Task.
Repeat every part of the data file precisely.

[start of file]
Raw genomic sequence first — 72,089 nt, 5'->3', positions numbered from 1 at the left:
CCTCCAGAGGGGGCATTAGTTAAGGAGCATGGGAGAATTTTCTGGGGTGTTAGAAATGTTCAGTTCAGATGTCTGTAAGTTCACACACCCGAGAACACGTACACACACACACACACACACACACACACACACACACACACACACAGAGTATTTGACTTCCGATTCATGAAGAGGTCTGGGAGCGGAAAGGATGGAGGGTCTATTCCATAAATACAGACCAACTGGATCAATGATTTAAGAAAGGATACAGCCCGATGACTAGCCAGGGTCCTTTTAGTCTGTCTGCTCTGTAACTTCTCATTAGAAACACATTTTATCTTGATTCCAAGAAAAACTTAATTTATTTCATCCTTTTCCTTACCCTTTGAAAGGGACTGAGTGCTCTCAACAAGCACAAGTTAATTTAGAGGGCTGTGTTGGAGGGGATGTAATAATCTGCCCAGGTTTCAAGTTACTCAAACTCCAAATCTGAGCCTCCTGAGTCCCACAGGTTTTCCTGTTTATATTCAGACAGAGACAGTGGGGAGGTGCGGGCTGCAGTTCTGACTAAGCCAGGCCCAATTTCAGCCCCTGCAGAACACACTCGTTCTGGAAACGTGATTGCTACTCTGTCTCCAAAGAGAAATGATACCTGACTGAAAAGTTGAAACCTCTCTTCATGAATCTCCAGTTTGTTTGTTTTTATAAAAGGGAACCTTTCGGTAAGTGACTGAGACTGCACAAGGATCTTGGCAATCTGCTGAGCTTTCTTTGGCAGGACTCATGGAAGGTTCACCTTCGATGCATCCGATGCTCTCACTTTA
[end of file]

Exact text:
Raw genomic sequence first — 72,089 nt, 5'->3', positions numbered from 1 at the left:
CCTCCAGAGGGGGCATTAGTTAAGGAGCATGGGAGAATTTTCTGGGGTGTTAGAAATGTTCAGTTCAGATGTCTGTAAGTTCACACACCCGAGAACACGTACACACACACACACACACACACACACACACACACACACACACACAGAGTATTTGACTTCCGATTCATGAAGAGGTCTGGGAGCGGAAAGGATGGAGGGTCTATTCCATAAATACAGACCAACTGGATCAATGATTTAAGAAAGGATACAGCCCGATGACTAGCCAGGGTCCTTTTAGTCTGTCTGCTCTGTAACTTCTCATTAGAAACACATTTTATCTTGATTCCAAGAAAAACTTAATTTATTTCATCCTTTTCCTTACCCTTTGAAAGGGACTGAGTGCTCTCAACAAGCACAAGTTAATTTAGAGGGCTGTGTTGGAGGGGATGTAATAATCTGCCCAGGTTTCAAGTTACTCAAACTCCAAATCTGAGCCTCCTGAGTCCCACAGGTTTTCCTGTTTATATTCAGACAGAGACAGTGGGGAGGTGCGGGCTGCAGTTCTGACTAAGCCAGGCCCAATTTCAGCCCCTGCAGAACACACTCGTTCTGGAAACGTGATTGCTACTCTGTCTCCAAAGAGAAATGATACCTGACTGAAAAGTTGAAACCTCTCTTCATGAATCTCCAGTTTGTTTGTTTTTATAAAAGGGAACCTTTCGGTAAGTGACTGAGACTGCACAAGGATCTTGGCAATCTGCTGAGCTTTCTTTGGCAGGACTCATGGAAGGTTCACCTTCGATGCATCCGATGCTCTCACTTTA